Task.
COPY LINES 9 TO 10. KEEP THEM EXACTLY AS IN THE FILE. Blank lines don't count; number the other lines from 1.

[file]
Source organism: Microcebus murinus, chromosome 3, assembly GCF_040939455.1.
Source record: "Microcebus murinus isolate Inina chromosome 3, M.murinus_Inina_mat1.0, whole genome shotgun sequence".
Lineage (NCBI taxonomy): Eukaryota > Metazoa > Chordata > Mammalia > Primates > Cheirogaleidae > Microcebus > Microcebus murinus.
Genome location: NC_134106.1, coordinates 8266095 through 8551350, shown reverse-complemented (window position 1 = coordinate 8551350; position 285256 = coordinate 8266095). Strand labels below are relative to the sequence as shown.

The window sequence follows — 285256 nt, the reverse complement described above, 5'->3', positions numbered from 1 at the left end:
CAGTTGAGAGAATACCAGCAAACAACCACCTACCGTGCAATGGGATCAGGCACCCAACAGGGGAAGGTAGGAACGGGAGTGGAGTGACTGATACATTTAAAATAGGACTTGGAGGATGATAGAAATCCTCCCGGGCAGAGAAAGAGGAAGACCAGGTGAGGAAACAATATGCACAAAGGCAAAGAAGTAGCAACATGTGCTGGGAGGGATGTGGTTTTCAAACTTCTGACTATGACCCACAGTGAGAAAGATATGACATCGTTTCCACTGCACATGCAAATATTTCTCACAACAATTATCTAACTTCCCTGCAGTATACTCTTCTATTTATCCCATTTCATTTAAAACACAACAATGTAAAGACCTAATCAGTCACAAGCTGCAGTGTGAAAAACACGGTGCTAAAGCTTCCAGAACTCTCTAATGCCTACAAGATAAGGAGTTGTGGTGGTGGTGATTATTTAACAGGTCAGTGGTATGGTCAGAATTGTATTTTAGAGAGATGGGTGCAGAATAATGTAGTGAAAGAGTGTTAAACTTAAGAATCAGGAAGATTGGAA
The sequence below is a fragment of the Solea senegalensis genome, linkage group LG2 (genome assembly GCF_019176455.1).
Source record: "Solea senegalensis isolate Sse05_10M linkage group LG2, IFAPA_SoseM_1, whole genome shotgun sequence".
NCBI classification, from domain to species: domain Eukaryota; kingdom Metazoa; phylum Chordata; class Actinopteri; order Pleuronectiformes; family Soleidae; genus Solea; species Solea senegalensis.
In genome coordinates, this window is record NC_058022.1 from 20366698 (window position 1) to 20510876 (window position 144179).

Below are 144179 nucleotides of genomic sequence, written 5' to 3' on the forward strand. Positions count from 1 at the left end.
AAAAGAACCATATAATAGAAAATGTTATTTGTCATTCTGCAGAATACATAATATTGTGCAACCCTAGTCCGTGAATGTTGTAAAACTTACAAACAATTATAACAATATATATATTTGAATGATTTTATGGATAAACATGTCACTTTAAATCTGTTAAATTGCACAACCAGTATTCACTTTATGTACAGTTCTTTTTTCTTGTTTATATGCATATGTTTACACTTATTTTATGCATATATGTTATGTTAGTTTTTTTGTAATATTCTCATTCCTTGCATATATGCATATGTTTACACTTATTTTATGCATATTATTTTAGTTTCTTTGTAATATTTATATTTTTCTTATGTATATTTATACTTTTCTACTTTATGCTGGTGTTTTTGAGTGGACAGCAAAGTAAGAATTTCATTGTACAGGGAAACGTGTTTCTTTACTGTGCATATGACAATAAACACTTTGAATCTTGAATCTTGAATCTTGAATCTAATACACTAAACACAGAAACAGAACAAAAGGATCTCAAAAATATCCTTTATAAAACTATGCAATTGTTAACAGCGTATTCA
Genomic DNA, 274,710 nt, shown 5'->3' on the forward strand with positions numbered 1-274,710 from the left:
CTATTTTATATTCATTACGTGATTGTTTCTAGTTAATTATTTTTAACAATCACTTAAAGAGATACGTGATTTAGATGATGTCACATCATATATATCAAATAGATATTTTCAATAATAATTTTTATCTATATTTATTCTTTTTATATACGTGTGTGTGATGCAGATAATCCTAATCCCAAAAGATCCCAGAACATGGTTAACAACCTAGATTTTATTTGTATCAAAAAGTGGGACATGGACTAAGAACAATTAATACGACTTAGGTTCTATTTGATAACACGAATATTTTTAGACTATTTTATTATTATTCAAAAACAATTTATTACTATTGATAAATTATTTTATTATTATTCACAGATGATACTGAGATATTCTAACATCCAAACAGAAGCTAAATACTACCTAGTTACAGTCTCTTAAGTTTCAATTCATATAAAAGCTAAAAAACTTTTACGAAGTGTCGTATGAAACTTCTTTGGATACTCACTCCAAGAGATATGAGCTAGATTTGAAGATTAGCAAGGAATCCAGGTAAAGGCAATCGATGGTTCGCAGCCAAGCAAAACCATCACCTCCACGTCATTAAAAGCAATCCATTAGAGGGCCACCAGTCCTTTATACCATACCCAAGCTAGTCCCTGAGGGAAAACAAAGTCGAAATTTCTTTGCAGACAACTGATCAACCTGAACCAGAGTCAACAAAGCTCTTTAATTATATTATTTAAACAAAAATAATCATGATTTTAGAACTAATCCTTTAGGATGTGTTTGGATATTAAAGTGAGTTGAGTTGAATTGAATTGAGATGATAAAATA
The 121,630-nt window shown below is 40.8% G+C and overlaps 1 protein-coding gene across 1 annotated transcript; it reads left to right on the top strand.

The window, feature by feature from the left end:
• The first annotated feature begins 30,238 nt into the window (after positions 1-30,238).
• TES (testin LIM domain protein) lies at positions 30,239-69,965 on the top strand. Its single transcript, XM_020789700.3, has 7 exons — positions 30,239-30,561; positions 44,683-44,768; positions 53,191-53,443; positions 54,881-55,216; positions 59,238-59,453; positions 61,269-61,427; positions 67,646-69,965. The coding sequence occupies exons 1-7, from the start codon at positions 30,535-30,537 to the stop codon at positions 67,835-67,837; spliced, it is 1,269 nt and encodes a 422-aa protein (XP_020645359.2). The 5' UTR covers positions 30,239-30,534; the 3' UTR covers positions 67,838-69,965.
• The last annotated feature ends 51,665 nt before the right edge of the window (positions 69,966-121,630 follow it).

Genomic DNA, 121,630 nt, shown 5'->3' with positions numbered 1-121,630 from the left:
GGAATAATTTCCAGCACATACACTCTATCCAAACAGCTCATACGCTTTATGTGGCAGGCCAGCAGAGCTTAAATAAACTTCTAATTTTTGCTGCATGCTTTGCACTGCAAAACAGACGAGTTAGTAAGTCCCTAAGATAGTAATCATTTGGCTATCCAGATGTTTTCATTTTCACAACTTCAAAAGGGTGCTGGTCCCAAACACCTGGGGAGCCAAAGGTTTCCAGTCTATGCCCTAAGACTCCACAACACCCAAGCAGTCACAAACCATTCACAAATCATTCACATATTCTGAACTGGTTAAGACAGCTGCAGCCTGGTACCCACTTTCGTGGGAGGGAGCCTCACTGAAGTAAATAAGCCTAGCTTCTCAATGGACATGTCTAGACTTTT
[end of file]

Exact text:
NCBI classification, from domain to species: domain Eukaryota; kingdom Metazoa; phylum Chordata; class Actinopteri; order Pleuronectiformes; family Soleidae; genus Solea; species Solea senegalensis.
In genome coordinates, this window is record NC_058022.1 from 20366698 (window position 1) to 20510876 (window position 144179).